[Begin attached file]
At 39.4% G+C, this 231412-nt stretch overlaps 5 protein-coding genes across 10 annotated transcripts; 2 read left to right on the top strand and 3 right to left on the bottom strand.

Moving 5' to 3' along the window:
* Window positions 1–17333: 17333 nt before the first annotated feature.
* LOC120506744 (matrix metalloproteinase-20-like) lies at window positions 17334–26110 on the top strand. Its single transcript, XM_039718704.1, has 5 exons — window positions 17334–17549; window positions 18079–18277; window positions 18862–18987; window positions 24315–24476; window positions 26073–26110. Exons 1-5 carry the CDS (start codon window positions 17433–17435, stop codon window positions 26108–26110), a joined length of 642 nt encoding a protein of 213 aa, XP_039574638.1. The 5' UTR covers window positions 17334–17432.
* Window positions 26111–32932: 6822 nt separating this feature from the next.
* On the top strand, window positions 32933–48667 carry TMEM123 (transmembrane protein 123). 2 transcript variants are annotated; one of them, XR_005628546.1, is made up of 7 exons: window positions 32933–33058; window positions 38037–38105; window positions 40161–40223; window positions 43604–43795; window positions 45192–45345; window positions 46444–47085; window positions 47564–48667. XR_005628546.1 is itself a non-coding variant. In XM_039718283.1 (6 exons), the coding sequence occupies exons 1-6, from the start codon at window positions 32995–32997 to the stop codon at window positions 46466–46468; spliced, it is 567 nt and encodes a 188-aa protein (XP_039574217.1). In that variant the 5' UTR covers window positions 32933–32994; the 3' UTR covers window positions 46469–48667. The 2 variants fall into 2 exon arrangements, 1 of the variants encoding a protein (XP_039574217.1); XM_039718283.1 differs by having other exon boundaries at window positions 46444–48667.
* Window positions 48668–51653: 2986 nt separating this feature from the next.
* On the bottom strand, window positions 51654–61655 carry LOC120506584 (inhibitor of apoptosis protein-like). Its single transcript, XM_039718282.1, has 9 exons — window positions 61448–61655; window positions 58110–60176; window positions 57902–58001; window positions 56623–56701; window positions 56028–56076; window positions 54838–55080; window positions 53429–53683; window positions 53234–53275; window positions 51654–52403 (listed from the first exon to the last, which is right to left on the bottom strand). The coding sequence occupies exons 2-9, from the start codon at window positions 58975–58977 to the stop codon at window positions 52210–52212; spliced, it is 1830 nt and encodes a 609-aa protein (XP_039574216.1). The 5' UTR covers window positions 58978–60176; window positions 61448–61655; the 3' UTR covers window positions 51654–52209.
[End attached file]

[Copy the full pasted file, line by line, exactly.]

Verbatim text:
At 39.4% G+C, this 231412-nt stretch overlaps 5 protein-coding genes across 10 annotated transcripts; 2 read left to right on the top strand and 3 right to left on the bottom strand.

Moving 5' to 3' along the window:
* Window positions 1–17333: 17333 nt before the first annotated feature.
* LOC120506744 (matrix metalloproteinase-20-like) lies at window positions 17334–26110 on the top strand. Its single transcript, XM_039718704.1, has 5 exons — window positions 17334–17549; window positions 18079–18277; window positions 18862–18987; window positions 24315–24476; window positions 26073–26110. Exons 1-5 carry the CDS (start codon window positions 17433–17435, stop codon window positions 26108–26110), a joined length of 642 nt encoding a protein of 213 aa, XP_039574638.1. The 5' UTR covers window positions 17334–17432.
* Window positions 26111–32932: 6822 nt separating this feature from the next.
* On the top strand, window positions 32933–48667 carry TMEM123 (transmembrane protein 123). 2 transcript variants are annotated; one of them, XR_005628546.1, is made up of 7 exons: window positions 32933–33058; window positions 38037–38105; window positions 40161–40223; window positions 43604–43795; window positions 45192–45345; window positions 46444–47085; window positions 47564–48667. XR_005628546.1 is itself a non-coding variant. In XM_039718283.1 (6 exons), the coding sequence occupies exons 1-6, from the start codon at window positions 32995–32997 to the stop codon at window positions 46466–46468; spliced, it is 567 nt and encodes a 188-aa protein (XP_039574217.1). In that variant the 5' UTR covers window positions 32933–32994; the 3' UTR covers window positions 46469–48667. The 2 variants fall into 2 exon arrangements, 1 of the variants encoding a protein (XP_039574217.1); XM_039718283.1 differs by having other exon boundaries at window positions 46444–48667.
* Window positions 48668–51653: 2986 nt separating this feature from the next.
* On the bottom strand, window positions 51654–61655 carry LOC120506584 (inhibitor of apoptosis protein-like). Its single transcript, XM_039718282.1, has 9 exons — window positions 61448–61655; window positions 58110–60176; window positions 57902–58001; window positions 56623–56701; window positions 56028–56076; window positions 54838–55080; window positions 53429–53683; window positions 53234–53275; window positions 51654–52403 (listed from the first exon to the last, which is right to left on the bottom strand). The coding sequence occupies exons 2-9, from the start codon at window positions 58975–58977 to the stop codon at window positions 52210–52212; spliced, it is 1830 nt and encodes a 609-aa protein (XP_039574216.1). The 5' UTR covers window positions 58978–60176; window positions 61448–61655; the 3' UTR covers window positions 51654–52209.